'Smokey Joe's Cafe' rocks 'em
March 2, 2009
BY Peter Landsdowne, TELEGRAM & GAZETTE STAFF
“Smokey Joe’s Café,” a musical revue based on the songs of early rock songwriters Jerry Leiber and Mike Stoller, spent five years on Broadway and racked up more than 2,000 performances before it closed in the year 2000, making it the longest running show of its kind in the history of the Great White Way. On Saturday at the Hanover Theatre for the Performing Arts, a traveling version of “Smokey Joe’s Café” hit the stage and drew a crowd of more than 800 Leiber and Stoller fans.
If you’re scratching your head and asking yourself “Who are Leiber and Stoller?” then apparently you weren’t on the planet between 1953 and 1963, when the songwriting team churned out hit after hit for the likes of Elvis Presley, The Coasters, and many other early rockers before the British rock invasion changed everything.
The Hanover version of “Smokey Joe’s Café” featured some three dozen Leiber and Stoller hits in two acts, a talented cast of nine singers (five men and four women) to perform the songs in various configurations, and a live five-piece band (piano, bass, guitar, drums and tenor saxophone) that remained on stage for the entire performance.
The revue opened with the entire cast singing “Neighborhood,” a song that emphasized the importance of the early doo-wop groups and their influence on a new kind of music that emerged in the early 1950s. The kids called it rock ’n’ roll. The critics said it would never last. Leiber and Stoller made sure that it did.
The duo first began collaborating in 1950 and scored an early hit on the blues charts in 1952 with “K.C. Loving.” Seven years later, Wilbert Harrison took the tune, now titled “Kansas City,” to the No. 1 position on the national charts. A rousing version of this classic blues tune had the Hanover crowd clapping along, as did a bluesy version of Leiber and Stoller’s “Ruby Baby.”
The blues gave Leiber and Stoller their first real blockbuster hit, a little ditty called “Hound Dog.” Saturday night, a big-voiced female singer emerged from the cast and belted this one out in the style of Willie Mae “Big Mama” Thornton, a blues shouter who had a hit with the tune in 1953. Three years later, Leiber and Stoller revamped the tune and gave it to a young singer with an unusual name: Elvis Presley. The ramped-up Presley version of “Hound Dog” was missing from the “Smokey Joe’s Café” revue, but Elvis was well-represented by several other tunes that Leiber and Stoller penned for him, including a romping “Jailhouse Rock” and a couple of slower items (“Love Me” and “Loving You”), all of which were handled with aplomb by various male cast members.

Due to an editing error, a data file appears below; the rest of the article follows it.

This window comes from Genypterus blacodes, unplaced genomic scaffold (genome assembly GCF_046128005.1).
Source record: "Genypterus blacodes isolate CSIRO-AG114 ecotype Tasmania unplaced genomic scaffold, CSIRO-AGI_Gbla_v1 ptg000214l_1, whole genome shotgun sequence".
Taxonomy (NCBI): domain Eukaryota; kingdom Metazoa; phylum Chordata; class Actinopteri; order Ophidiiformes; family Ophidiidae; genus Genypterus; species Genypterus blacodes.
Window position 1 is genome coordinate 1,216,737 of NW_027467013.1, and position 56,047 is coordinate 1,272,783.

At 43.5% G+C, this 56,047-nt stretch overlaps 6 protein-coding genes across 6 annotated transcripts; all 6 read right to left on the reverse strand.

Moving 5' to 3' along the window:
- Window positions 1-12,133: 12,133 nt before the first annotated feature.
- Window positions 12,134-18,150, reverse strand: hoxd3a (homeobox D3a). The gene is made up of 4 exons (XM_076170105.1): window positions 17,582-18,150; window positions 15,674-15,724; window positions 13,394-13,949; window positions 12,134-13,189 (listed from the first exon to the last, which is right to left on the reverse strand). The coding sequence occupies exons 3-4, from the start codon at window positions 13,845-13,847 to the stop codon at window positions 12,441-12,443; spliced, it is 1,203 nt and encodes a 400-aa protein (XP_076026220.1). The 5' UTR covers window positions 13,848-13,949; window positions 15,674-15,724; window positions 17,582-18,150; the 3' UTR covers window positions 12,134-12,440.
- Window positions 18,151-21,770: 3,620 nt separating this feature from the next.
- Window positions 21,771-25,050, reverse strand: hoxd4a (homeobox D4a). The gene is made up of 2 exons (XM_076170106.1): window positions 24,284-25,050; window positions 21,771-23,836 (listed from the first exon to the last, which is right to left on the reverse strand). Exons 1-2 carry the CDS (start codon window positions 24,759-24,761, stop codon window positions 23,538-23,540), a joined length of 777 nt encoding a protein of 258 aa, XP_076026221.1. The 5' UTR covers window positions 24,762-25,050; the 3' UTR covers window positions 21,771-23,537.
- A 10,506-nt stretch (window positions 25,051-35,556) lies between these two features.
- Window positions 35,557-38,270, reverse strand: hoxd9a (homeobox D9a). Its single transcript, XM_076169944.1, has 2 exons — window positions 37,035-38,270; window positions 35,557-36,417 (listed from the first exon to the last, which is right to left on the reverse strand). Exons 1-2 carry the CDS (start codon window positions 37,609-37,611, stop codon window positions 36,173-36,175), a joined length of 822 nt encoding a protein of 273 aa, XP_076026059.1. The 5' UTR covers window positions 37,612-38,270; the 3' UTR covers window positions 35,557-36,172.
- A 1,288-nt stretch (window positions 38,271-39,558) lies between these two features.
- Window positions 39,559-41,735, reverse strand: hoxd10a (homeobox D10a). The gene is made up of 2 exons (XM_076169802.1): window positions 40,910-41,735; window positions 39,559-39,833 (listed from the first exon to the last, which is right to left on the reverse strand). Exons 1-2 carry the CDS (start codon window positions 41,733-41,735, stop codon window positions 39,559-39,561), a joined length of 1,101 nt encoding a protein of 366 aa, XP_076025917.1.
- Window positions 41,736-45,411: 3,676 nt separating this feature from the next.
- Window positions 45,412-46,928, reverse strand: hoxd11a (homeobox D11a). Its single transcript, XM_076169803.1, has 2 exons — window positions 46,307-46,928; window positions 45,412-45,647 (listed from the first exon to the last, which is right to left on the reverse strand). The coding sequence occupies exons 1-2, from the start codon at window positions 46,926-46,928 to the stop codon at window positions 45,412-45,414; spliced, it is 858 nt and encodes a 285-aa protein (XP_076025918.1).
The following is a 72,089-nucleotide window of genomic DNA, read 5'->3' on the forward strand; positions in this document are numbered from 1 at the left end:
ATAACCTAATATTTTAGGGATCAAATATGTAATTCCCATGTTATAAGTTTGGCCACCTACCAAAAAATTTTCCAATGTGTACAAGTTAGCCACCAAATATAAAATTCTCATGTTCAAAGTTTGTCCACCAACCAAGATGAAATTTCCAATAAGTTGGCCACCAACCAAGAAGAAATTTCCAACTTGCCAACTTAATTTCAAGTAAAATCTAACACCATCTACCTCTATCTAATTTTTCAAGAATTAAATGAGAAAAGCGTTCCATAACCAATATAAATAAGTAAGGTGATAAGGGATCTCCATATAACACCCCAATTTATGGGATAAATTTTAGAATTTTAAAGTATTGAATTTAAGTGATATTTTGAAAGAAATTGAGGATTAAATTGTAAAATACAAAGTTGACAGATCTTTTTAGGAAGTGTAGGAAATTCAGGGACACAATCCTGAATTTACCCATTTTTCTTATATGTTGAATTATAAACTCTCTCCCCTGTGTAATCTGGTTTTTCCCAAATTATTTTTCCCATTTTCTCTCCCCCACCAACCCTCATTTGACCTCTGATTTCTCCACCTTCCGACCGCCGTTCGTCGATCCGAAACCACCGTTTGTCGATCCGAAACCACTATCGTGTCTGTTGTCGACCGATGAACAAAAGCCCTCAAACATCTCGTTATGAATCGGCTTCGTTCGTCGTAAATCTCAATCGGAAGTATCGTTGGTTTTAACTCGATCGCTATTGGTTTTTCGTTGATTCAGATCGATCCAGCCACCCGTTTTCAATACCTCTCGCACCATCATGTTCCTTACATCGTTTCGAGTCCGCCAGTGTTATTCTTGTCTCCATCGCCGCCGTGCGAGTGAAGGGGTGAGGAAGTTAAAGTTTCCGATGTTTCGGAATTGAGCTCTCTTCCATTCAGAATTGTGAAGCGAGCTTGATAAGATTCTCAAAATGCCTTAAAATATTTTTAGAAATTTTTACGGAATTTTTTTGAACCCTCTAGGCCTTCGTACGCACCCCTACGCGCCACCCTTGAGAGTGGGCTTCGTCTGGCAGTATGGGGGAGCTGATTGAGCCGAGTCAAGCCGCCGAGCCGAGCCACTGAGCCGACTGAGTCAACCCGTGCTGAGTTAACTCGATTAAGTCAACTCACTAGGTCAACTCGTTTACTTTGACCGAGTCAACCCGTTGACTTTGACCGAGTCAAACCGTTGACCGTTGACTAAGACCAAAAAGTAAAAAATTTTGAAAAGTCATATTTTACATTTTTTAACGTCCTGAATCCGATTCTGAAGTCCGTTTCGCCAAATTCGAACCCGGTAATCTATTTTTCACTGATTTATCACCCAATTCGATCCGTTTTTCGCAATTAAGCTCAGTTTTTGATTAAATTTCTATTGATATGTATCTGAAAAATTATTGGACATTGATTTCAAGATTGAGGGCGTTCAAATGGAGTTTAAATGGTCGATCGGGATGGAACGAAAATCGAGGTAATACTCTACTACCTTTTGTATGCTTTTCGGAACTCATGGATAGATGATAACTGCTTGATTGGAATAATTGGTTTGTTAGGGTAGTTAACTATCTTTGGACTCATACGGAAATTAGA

Despite the success with Elvis, Leiber and Stoller’s real forté was penning tunes for vocal groups. The five men in the “Smokey Joe’s Café” revue successfully recreated many of these hits Saturday night by reincarnating themselves as The Coasters and singing “Youngblood” (with its familiar “you’re the one, you’re the one” refrain) and “Searchin’,” (“gonna find her, gonna find her”). Those two Leiber and Stoller songs were a crossover double-sided hit for the Coasters in 1957.
The male singers stayed in their Coasters configuration for a couple more Leiber and Stoller hits, “Yakety Yak” and “Charlie Brown.” The Hanover crowd gleefully chanted the “Yakety yak! Don’t talk back!” hook to the former and chimed in on the “Why’s everybody always pickin’ on me?” line from “Charlie Brown,” a song about a slacker who smokes in the gym and calls his English teacher “daddy-o.”
The entire cast reconfigured for “On Broadway,” which Leiber and Stoller penned along with Barry Mann and Cynthia Weil, another important songwriting team. The Hanover crowd was singing along on this one from the opening line (“They say the neon lights are bright on Broadway”) while simultaneously clapping to the beat on this timeless classic.
The women cast members dominated “Love Potion Number 9,” a hit for The Clovers that had audience members singing along, and sang backup as the men re-emerged for a fervent version of “There Goes My Baby,” a hit for The Drifters in 1959. Cast and crowd alike sang along to the concert-ender, an emotional rendition of Ben E. King’s hit “Stand By Me,” a Leiber and Stoller that has become an American anthem of sorts. A reprise of the opening “Neighborhood” theme acknowledged a standing ovation from an appreciative crowd as the entire cast clasped hands and bowed as one entity.